25. So humid at 5.30am on this morning’s walk. Train disruptions in Sydney so had to be at my desk early.

26. Australia Day – sun, pool, repeat.

27. Markets, writing and coq au vin and some little almond and apple cakey things (from the Rick Stein French Escapes cookbook) on the menu for diner a la maison. (See how I’m practising my French?)

28. Sunday lunch at Woombye – a real Queensland pub.

29. Walk work gym work walk.

30. Dinner and movie date with my daughter – The Greatest Showman. Spectacular.

Fabulous wave action at Mooloolaba Beach

31. Stupendous surf this morning, laps at lunchtime (with a visiting AFL team on pre-season training as a distraction) and work in between.

It’s Lovin’ Life Linky time…

It’s Thursday, so it’s time to look for our happy and share it about a bit. The Lovin’ Life Linky is brought to you by Team Lovin’ Life: Deep Fried Fruit, DebbishSeize the Day ProjectWrite of the Middle50 Shades of Age,  and, of course, me.

Happy Ever After – Week 9

I’m not long back from my morning walk. The surf has been spectacular over the last couple of days. It’s because of the Super Moon bringing super high tides, and a tropical low off somewhere in the Coral Sea.

I could have stayed down there and watched it for hours. Plenty were. I don’t think I’ve seen so many people (outside of whale season) just standing and watching the ocean – or quite as many surfers in the water at one time. There is, however, work to be done. And, as I have to log on later this afternoon into a teleconference for the partition job, a limited number of hours to do it in.

So, progress on the novel. I’m nearly done – with the first draft anyway. A couple of chapters will have it finished – hopefully by the weekend. I’ll be going straight into re-write mode with this – it has an appointment with my editor mid-March.

I also pulled out I Want You Back over the weekend and did another proof-read. It feels as though I’m missing something, but I don’t know what. Perhaps it’s because I intended releasing this as part of a three-book mini-series that I’ve managed to interrupt with Happy Ever After, I don’t know. At just 73,000 words it’s also much smaller than anything I’ve written previously – again because I intended it to be the first in a three-book mini-series. It’s not much longer than a genre romance. At that length, there’s very little room for sub-plots.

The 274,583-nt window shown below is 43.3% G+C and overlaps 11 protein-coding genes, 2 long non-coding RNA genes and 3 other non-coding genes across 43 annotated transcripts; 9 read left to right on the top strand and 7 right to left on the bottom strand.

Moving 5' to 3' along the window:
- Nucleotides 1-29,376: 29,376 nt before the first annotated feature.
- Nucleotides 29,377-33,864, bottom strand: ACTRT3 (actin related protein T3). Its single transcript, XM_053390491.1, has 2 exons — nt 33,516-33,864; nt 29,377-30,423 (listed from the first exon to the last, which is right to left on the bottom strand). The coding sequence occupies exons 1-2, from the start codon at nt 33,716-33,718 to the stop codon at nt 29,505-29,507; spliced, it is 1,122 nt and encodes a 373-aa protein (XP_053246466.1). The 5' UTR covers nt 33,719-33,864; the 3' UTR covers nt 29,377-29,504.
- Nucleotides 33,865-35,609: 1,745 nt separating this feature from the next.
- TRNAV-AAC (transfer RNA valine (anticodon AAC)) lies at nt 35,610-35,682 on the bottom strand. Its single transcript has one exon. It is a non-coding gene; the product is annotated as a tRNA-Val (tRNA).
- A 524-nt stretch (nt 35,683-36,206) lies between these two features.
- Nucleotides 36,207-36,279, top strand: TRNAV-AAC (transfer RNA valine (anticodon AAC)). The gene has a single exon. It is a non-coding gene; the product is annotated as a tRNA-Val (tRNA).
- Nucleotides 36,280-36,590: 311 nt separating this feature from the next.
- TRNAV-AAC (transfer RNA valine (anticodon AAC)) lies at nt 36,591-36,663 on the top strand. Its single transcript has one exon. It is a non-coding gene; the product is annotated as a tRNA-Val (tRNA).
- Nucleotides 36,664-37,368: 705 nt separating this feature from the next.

Anyways, I’ll write the blurb this week and send it off for formatting, but I’m still undecided as to whether I release as a stand-alone. The alternative is waiting until I’ve completed Tiff and Alice’s stories. I’ll need to think about that, but if anyone has ideas, please let me know!

Until next week…


How to make honey madeleines…

Two things are consuming most of my thoughts at the moment – planning my upcoming road trip in France (I’ll tell you about that another time) and finishing the first draft of my current manuscript (working title Happy Ever After). As an aside, if you’ve ever wanted to know the mechanics behind writing and publishing a book, I’m blogging this one week-by-week on a Wednesday. The series is here.

As things tend to do with me, the two have combined a little with my protagonist Kate Spence making a batch of the honey madeleines I baked last weekend.

These happened quite accidentally and coincidentally. You see we’d been watching the first episode of Bake-Off on telly earlier in the week and I happened to mention that madeleines (the subject of that week’s technical challenge) were something I’d always wanted to have a go at, but couldn’t because I didn’t have a madeleine pan.  Then I forgot all about it – as I tend to do.

On Saturday I was all set to make a ginger and pear frangipane style tart, so decided that I absolutely needed a long fluted tart tin. I couldn’t find one, but I did come home with a Madeline tin – and we had madeleines instead.

Although madeleines look simple, they’re actually not. You really do need the tin and you really do need to take the butter to just this side of burnt – it needs to be nutty brown.